In [81]:
planet_moons = {
'Mercury': [],
'Venus': [],
'Earth': ['Moon'],
'Mars': ['Phobos', 'Deimos'],
'Jupiter': ["Io", "Europa", "Ganymede", "Callisto"]
}


This is a dictionary whose keys are the names of the five innermost planets and whose values are lists of the names of the moons of those planets. (Including only the four largest moons of Jupiter for brevity.) Retrieving the value for a key in this data structure will yield a value of type list. For example, to count the number of moons orbiting Mars:

In [75]:
len(planet_moons['Mars'])

Out[75]:
2

To get the name of the second moon (index 1) listed as orbiting Mars:

In [86]:
planet_moons["Mars"][1]

Out[86]:
'Deimos'

And to get a random moon of Jupiter:

In [87]:
import random
random.choice(planet_moons["Jupiter"])

Out[87]:
'Callisto'

Let's say that I change careers and become an astronomer. After several years of diligent search, using tiny variations in the rotation of Venus and pressure variations in the atmosphere that are most easily explained by tidal mechanics, I discover a new moon of Venus and name it after myself. My crowning moment of glory would be to add this newly discovered moon to the data structure that I made years before in my previous life as a lowly computer poet. I would do this like so:

In [82]:
planet_moons["Venus"].append("Allison")

In [84]:
planet_moons

Out[84]:
{'Earth': ['Moon'],
'Jupiter': ['Io', 'Europa', 'Ganymede', 'Callisto'],
'Mars': ['Phobos', 'Deimos'],
'Mercury': [],
'Venus': ['Allison']}

Glorious! It may not feel like it, but I've now shown you everything you need to know in order to create the computational acrostic code described above. Let's make it happen.

Building a dictionary based on text¶

With the dictionary as a starting point, think about how we need the data organized in order to produce the acrostic. We need to be able to store every word that begins with a particular letter, and we need to be able to get back a list of words that begin with any letter. The data structure we want to end up with might look something like this:

{'a': ['as', 'above', 'about'],
'b': ['both', 'bent'],
'c': ['could', 'could', 'claim', 'come'],
...
}



(Using an ellipsis there to indicate that there would be more key/value pairs.)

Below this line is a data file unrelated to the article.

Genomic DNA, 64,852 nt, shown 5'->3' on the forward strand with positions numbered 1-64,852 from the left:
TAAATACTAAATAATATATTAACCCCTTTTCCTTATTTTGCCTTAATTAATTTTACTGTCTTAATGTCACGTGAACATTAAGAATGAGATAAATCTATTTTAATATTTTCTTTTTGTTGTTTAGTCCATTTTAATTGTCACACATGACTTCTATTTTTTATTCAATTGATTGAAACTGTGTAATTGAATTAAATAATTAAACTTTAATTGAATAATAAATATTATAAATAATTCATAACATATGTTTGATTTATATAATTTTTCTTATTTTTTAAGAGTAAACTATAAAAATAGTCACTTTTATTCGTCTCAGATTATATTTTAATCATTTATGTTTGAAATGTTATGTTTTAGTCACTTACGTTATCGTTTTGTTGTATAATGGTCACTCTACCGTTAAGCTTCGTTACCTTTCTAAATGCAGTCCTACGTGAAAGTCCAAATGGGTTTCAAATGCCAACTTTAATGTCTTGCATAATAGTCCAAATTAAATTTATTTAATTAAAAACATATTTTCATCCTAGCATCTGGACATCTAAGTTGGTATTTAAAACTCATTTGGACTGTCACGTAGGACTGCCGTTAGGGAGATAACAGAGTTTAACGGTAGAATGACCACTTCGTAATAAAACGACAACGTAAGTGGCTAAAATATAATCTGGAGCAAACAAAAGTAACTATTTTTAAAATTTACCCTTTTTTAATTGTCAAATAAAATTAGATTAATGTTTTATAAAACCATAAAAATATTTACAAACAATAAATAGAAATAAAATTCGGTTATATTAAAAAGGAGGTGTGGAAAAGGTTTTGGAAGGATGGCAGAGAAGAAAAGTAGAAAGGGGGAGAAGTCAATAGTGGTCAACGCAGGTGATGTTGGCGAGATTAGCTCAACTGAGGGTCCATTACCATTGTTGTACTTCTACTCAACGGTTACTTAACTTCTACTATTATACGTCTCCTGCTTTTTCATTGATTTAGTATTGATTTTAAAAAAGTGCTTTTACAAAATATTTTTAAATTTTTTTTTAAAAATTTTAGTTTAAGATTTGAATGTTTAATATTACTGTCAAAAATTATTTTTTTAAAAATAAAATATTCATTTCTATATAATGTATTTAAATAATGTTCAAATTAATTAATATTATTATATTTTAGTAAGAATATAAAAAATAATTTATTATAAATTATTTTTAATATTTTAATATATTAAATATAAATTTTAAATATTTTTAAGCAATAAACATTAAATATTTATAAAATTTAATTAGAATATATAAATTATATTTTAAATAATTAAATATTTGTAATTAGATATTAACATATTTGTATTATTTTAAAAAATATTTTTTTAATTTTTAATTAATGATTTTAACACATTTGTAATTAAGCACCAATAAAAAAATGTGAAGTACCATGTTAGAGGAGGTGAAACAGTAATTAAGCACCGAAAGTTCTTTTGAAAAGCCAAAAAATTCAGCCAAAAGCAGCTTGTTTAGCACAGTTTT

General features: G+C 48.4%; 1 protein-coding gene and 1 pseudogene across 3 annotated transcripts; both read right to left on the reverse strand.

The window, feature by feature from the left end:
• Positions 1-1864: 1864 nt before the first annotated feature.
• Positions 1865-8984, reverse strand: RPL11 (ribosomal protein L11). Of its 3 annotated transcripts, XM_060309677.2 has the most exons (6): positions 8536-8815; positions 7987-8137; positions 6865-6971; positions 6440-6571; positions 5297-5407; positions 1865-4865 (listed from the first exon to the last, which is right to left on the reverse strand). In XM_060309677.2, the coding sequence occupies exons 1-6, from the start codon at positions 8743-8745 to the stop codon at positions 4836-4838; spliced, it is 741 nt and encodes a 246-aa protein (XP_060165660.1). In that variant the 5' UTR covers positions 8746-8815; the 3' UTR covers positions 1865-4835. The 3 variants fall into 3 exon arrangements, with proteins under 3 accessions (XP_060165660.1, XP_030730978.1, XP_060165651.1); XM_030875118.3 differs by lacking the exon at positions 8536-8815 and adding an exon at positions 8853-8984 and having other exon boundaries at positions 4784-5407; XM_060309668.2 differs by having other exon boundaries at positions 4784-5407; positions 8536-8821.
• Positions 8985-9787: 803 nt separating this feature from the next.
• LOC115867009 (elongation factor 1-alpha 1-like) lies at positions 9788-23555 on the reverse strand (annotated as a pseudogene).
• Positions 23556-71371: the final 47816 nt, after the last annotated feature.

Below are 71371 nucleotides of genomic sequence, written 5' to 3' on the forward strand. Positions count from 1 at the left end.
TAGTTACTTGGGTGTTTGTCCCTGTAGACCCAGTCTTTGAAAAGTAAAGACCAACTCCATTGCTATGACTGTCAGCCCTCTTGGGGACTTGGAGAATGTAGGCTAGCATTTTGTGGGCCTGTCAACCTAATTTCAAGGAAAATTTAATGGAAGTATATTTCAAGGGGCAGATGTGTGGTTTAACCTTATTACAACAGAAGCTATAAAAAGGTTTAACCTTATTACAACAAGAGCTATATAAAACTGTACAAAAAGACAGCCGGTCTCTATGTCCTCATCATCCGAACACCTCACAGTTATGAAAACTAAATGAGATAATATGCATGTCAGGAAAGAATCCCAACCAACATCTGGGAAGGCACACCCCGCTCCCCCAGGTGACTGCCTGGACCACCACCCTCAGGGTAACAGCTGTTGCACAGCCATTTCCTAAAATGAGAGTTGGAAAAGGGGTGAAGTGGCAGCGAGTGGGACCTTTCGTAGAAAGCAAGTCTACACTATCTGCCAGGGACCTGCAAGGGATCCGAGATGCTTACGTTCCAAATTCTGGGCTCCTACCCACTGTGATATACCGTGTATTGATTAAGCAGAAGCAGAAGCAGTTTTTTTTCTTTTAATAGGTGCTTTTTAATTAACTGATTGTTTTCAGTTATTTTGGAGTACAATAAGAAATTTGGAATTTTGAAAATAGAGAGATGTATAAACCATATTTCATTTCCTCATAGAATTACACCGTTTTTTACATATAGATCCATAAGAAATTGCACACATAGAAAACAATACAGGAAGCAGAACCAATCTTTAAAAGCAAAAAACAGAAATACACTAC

The task at hand consists of two parts: analyzing the text and generating the text. The goal of the analysis step is to create a dictionary whose keys are initial letters and whose values are all of the words in the text that start with that letter.

To make this data structure, we're going to build the dictionary gradually, word by word, by looping over a list of words in the text. Here's what the code looks like. I've left comments in-line.

In [96]:
words = open("frost.txt").read().split() # read in a text file, split into words
initials = {} # create an empty dictionary

for item in words: # run this code for every word in the text

first_let = item[0] # first_let now has the first character of the string

# check to see if the letter is already a key in the dictionary.
# if not, add a new key/value pair with an empty list as the value.
if first_let not in initials:
initials[first_let] = []

# append the current word to the list that is the value for this key
initials[first_let].append(item)

# uncomment line below to see debug output
#print(item, first_let, initials[first_let])


Here's what the data structure looks like when everything's done:

In [99]:
initials

Out[99]:
{'A': ['And', 'And', 'And', 'And', 'And', 'And'],
'B': ['Because'],
'I': ['I', 'I', 'I', 'In', 'I', 'I', 'I', 'I', 'I—', 'I'],
'O': ['Oh,'],
'S': ['Somewhere'],
'T': ['Two', 'To', 'Then', 'Though', 'Two'],
'Y': ['Yet'],
'a': ['a',
'as',
'as',
'as',
'as',
'and',
'as',
'another',
'a',
'ages',
'and',
'ages',
'a',
'and',
'all'],
'b': ['both', 'be', 'bent', 'better', 'both', 'black.', 'back.', 'be', 'by,'],
'c': ['could', 'could', 'claim,', 'come'],
'd': ['diverged', 'down', 'day!', 'doubted', 'diverged', 'difference.'],
'e': ['equally', 'ever'],
'f': ['far', 'fair,', 'for', 'first', 'for'],
'g': ['grassy'],
'h': ['having', 'had', 'how', 'hence:', 'has'],
'i': ['in', 'it', 'in', 'it', 'if', 'in'],
'j': ['just'],
'k': ['kept', 'knowing'],
'l': ['long', 'looked', 'lay', 'leaves', 'leads', 'less'],
'n': ['not', 'no'],
'o': ['one', 'one', 'other,', 'on', 'one'],
'p': ['perhaps', 'passing'],
's': ['sorry', 'stood', 'same,', 'step', 'should', 'shall', 'sigh'],
't': ['travel',
'traveler,',
'the',
'took',
'the',
'the',
'that',
'the',
'there',
'them',
'the',
'that',
'trodden',
'the',
'to',
'telling',
'this',
'took',
'the',
'travelled',
'that',
'the'],
'u': ['undergrowth;'],
'w': ['wood,',
'where',
'was',
'wanted',
'wear;',
'worn',
'way',
'way,',
'with',
'wood,'],
'y': ['yellow']}

Challenge: Modify the code above so that it's case-insensitive (i.e., words starting with I are stored in the same list as words starting with i).

Generating the acrostic¶

We have the data structure that maps letters to lists of words that start with those letters.

In [108]:
initials["a"]

Out[108]:
['a',
'as',
'as',
'as',
'as',
'and',
'as',
'another',
'a',
'ages',
'and',
'ages',
'a',
'and',
'all']
In [110]:
initials["b"]

Out[110]:
['both', 'be', 'bent', 'better', 'both', 'black.', 'back.', 'be', 'by,']
In [112]:
initials["c"]

Out[112]:
['could', 'could', 'claim,', 'come']

Picking a random item from one of these lists using random.choice():

In [114]: